Hi, folks! I’ve got a little something something for you. That’s right, it’s another of the stories from the Leipfold universe. Today, we’re heading back into Leipfold’s earlier days when he finds himself going on a blind date. Enjoy.
Married to the Job
LEIPFOLD WAS SORTING through his wardrobe, looking for his only good quality suit. He hadn’t tried it on for a couple of years and it was a little tight around the stomach, but it’d do for a single night. He thought about the irony. Considering it was a blind date, he was putting a lot of effort into looking good.
The whole thing had been Jack Cholmondeley’s idea, and the woman he was off to meet was a friend of Mary’s. That didn’t bode well, and Leipfold had decided that if his date was anything like Mrs Cholmondeley, he wouldn’t be staying any longer than the starter.
I didn’t even want to come in the first place, Leipfold thought, morosely.
It was true. Leipfold had initially refused to go on it. “I’m married to the job,” he’d said to Jack Cholmondeley. You of all people should know what that’s like.”
“Perhaps,” Cholmondeley replied. “But I’m married to mine and I still found time to marry Mary. What have you got to lose? Every strong man has a woman behind him.”
“Bullshit,” Leipfold replied. “Every strong woman is strong because she doesn’t need a man.”
“Please, James,” Cholmondeley said. “Mary will have my guts for garters if you don’t take us up on it. Do it for me. I’ll owe you one.”
“You’ll owe me one?” Leipfold repeated. He thought about it for a moment. “Ah, go on then,” he said. “What the hell? But I won’t forget it.”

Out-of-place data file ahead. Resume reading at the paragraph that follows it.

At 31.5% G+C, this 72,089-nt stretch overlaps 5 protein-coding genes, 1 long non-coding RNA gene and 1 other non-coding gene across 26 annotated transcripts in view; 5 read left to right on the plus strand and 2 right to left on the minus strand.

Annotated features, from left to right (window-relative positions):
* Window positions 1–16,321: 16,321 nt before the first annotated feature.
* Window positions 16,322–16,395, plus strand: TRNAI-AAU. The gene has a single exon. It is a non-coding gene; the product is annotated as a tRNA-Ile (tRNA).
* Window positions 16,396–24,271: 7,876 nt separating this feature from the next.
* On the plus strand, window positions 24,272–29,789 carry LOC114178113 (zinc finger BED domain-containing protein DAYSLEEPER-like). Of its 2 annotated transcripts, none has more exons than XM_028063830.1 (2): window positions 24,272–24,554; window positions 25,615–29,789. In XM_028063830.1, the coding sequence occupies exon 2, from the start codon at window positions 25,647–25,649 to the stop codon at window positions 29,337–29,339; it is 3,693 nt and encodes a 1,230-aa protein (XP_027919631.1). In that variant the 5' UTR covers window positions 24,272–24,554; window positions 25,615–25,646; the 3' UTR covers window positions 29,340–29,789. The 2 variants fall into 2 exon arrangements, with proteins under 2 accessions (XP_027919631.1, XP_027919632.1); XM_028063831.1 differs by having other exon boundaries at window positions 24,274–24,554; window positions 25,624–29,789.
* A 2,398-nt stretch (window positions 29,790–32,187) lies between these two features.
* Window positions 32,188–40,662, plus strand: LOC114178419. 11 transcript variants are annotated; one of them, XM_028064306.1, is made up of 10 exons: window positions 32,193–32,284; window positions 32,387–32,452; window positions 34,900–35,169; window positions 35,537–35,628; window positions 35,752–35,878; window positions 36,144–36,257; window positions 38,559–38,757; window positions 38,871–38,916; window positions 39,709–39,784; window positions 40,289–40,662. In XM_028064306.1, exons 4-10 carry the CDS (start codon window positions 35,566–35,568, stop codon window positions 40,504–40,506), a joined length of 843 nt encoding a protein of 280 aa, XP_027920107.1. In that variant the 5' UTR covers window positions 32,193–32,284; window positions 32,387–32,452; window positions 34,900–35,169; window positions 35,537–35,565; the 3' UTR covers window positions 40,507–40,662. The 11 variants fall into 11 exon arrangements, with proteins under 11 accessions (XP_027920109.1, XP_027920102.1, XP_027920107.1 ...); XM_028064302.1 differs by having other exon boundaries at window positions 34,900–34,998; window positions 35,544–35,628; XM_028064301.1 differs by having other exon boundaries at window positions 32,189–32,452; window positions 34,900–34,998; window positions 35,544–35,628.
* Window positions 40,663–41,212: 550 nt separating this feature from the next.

That’s how Leipfold found himself heading along to The Ledbury, the brand new restaurant that had opened up in London’s Grosvenor House Hotel. There was a three week waiting list, but Cholmondeley knew the owner and had managed to book Leipfold in with a nod and a wink.
His date for the night was called Janine, and Leipfold immediately committed it to his almost photographic memory. He liked her straight away and was instantly smitten by her combination of class, good looks and good nature. She was a challenge, a little out of Leipfold’s league, but he liked that. She reminded him of a crossword puzzle, and he couldn’t wait to fill out her little boxes.
Janine impressed Leipfold almost immediately by taking a keen interest in his work and professing her love for puzzles right before she talked her way through the wine menu. Leipfold told her that she didn’t drink and she laughed and replied, “Neither do I.” It turned out that Janine had an extremely low tolerance for alcohol and so she liked her wine from a distance. She knew her way around a bottle because she’d taken up tasting, but she spit the stuff out before it could ever have a real effect.
And better still, Janine seemed to like him. After dinner, she asked for a second date, and Leipfold gave her his number and his business card. But he left it that and didn’t expect anything more from it. Unfortunately for Janine, Leipfold had trust issues – and they manifested themselves in a flat-out unwillingness to entertain a future in which he was no longer alone. He liked her, he just didn’t trust her. Not yet, at least.
So Leipfold decided to do what he did best. He decided to carry out a little investigation.
As much as Leipfold would have liked an excuse to ogle at the woman from afar, he simply didn’t have the time to get the job done. Instead, he gathered together his team of local kids and set them on the woman’s tail with explicit instructions to see that she didn’t come to any harm. It didn’t take them long to start reporting back to him, starting with where she worked – which Leipfold already knew – and followed by her home address and a description of her life.
The update was delivered by Gherkin, a kid with an unusual nickname who’d somehow ended up working is way to the top of the hierarchy on the city’s troubled streets. Leipfold always assumed that, like the Sue that Johnny Cash knew, the name had made him tougher. Truth was that nobody else wanted the title – being at the top made you a target, and Gherkin had already been stabbed with a screwdriver and threatened with a gun. It was all part of life on the streets.